This is an opinion column.
Peggy Wallace Kennedy went to political rallies with her dad – George Wallace – as he ran for president in the ‘60s and ‘70s.
She saw hate and anger that a child should not have to see. She felt a bitterness she did not at the time comprehend.
She didn’t know why protesters in the northeast threw ink on her new beige dress outside one of those rallies.
But then, she didn’t understand the virulence of her father’s most devoted supporters, either, or his desire to keep black people from attending the University of Alabama, or the mindless rage that drove the crowds to violence.
She understands now. She understands all too well. Her father was wrong.
“We cannot go backward,” she told a group of teachers at the Birmingham Public Library last week. “We have to go forward.”
Wallace Kennedy has written a book – “The Broken Road: George Wallace and a Daughter’s Journey to Reconciliation” – that is scheduled for release later this year. But her words have seldom seemed more relevant than they are now, as the president’s tweets enflame the racists, as his words echo the populist demagoguery of Wallace himself, as crowds jeer at our differences.
“Unfortunately it does look like the ‘60s now,” Wallace Kennedy said. “Each of us individually need to act with compassion and pray for our democracy. I hope we don’t go back. But it looks like where we are slipping … that seems to be where the top is taking us.”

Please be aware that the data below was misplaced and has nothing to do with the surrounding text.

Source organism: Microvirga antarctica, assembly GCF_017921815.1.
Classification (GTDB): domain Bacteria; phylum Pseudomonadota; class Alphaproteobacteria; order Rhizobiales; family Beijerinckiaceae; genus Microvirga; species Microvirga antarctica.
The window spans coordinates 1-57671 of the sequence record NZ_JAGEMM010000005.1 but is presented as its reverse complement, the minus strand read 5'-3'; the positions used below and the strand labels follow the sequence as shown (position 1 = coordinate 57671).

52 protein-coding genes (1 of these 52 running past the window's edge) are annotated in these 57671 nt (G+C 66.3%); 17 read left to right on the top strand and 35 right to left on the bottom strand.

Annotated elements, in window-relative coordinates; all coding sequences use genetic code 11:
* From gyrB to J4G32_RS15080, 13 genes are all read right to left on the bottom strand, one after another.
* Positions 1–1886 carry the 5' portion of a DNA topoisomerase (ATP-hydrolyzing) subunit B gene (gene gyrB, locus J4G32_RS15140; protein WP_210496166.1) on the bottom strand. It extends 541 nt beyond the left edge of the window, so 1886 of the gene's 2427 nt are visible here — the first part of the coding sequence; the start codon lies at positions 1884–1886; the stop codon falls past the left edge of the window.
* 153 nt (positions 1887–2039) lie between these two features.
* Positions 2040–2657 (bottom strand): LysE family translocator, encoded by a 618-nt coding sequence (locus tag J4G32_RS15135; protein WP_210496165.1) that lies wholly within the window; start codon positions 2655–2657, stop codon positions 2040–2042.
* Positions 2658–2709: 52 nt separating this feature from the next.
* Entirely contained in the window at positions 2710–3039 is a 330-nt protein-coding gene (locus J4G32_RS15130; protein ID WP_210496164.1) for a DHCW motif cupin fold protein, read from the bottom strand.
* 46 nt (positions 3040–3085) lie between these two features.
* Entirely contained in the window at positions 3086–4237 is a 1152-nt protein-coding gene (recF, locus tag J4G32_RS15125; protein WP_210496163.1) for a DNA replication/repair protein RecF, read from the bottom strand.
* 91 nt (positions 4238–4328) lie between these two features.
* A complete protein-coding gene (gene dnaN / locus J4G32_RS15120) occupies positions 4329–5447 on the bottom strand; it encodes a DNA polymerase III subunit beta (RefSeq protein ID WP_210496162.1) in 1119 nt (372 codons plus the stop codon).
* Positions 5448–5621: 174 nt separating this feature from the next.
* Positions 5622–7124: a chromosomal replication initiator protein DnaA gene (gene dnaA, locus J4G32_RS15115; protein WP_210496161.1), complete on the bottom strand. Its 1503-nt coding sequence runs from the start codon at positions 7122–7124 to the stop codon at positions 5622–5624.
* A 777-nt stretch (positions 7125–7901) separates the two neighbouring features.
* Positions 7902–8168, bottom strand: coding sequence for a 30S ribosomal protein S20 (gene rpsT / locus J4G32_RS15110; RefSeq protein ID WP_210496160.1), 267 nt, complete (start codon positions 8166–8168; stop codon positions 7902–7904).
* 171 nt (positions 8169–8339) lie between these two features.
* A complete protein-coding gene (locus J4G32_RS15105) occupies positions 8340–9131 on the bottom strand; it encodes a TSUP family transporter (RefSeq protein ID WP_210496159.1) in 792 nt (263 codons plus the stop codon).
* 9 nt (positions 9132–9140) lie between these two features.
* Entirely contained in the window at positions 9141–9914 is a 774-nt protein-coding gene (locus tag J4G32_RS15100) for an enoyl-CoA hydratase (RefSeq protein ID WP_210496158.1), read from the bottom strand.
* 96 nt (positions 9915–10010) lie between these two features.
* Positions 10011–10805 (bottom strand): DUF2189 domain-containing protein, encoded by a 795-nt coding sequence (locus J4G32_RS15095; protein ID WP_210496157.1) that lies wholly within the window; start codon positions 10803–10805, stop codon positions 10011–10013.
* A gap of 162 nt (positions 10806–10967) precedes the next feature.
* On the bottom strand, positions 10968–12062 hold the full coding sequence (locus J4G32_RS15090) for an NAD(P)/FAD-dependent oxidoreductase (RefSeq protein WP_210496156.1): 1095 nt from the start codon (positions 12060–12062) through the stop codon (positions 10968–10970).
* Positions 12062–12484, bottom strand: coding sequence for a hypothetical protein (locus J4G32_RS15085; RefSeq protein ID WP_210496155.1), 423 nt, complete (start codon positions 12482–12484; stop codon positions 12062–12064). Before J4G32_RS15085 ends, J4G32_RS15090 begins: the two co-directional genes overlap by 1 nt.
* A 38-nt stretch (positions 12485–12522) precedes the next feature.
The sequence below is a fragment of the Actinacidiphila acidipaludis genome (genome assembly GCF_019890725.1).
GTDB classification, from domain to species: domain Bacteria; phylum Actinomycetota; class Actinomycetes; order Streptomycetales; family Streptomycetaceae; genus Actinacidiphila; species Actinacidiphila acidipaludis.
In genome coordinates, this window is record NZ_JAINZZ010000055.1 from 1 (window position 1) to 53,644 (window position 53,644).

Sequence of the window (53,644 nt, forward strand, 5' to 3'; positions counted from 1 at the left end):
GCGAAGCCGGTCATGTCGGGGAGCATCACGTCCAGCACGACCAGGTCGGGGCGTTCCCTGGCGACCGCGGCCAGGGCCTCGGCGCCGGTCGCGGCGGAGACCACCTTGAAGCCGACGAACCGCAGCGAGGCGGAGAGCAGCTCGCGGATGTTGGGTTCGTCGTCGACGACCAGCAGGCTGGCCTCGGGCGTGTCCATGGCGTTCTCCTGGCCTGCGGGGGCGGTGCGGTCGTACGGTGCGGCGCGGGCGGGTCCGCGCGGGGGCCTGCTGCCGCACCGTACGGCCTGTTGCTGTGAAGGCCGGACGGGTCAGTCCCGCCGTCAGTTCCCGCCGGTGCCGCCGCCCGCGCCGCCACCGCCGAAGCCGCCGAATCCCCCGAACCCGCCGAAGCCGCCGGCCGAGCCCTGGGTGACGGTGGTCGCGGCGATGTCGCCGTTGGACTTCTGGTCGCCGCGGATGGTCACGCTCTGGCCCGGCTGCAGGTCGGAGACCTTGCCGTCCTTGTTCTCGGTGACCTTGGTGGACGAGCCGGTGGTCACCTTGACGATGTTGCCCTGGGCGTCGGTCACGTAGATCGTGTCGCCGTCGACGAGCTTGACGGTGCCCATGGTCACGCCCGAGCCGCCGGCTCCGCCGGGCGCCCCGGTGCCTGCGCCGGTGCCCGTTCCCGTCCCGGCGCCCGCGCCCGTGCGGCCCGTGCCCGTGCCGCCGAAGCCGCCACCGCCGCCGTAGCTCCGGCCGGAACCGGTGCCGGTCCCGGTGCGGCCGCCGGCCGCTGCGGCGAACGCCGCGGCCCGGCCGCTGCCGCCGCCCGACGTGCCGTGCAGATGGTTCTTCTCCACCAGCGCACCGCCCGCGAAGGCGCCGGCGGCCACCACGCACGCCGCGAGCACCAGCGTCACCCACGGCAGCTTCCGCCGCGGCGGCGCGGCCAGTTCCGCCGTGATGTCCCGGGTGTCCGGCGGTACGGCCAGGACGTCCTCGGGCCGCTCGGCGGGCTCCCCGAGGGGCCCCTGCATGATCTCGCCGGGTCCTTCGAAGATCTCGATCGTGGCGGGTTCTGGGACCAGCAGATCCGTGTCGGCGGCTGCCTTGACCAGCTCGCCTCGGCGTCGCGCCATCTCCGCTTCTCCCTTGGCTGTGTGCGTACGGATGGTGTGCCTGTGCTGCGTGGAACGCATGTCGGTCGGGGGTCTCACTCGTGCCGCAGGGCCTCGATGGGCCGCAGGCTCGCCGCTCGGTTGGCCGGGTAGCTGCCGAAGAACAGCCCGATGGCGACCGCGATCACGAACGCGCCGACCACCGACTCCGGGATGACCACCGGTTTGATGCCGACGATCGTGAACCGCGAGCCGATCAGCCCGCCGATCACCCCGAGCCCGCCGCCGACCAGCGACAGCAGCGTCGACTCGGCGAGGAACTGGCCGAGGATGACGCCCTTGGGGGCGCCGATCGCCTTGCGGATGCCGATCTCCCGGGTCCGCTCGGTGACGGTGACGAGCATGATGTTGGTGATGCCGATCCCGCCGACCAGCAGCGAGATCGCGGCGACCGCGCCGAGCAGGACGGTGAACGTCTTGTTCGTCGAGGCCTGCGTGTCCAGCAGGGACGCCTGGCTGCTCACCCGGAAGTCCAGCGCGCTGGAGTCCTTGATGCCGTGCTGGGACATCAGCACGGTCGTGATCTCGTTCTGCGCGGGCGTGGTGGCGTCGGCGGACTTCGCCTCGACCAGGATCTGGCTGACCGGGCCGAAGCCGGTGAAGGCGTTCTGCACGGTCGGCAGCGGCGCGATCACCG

Wallace Kennedy never said Donald Trump’s name out loud, but she likened his politics to that of her father’s tactics, only worse.
“I’ve never seen anything like it,” she said. “I saw daddy a lot in 2016.”
Because it works. It was a simple and brilliant and dangerous strategy perfected by Wallace and used by politicians across the South and the nation ever since, though rarely as effectively or obviously as with Trump. Fanning the flames of fury works on crowds way better than policy solutions or wonkish approaches to governmental reform. Play on the resentments and you never have to get too deep into answers.
Until the consequences come, as Wallace saw in Alabama and especially Birmingham. Until the rallies let out and the bombings and beatings and burnings begin.
“The two greatest motivators at (Dad’s) rallies were fear and hate,” Wallace Kennedy said. “There was no policy solution, just white middle-class anger.”
Then and now.
But it is when Peggy Wallace Kennedy speaks of Rep. John Lewis that her voice breaks.
In Selma, in 1965, George Wallace sent troopers to meet black marchers on the Edmund Pettus Bridge as they tried to make their way toward Montgomery. It became known as Bloody Sunday as black people were beaten and gassed and humiliated. A trooper – at least one – hit Lewis in the head with a billy club and broke his skull.
Marchers on another day would make that 54-mile trek to the state capital to confront Wallace. But he refused to meet with them.
Peggy Wallace Kennedy thought about all that as she met Lewis for the first time. What would he say to her, the daughter of George Wallace? And what could she say in return?
But she didn’t have to say anything at all. Lewis took her hand, and the two of them walked over that bridge together. She saw it as the fulfillment, as least in one shining moment, of Martin Luther King’s Dream.
We can’t go back. We must go forward.
John Archibald, a Pulitzer Prize winner, is a columnist for Reckon by AL.com. His column appears in The Birmingham News, the Huntsville Times, the Mobile Register and AL.com. Write him at firstname.lastname@example.org.
Date Posted: Wednesday, July 31st, 2019 , Total Page Views: 348
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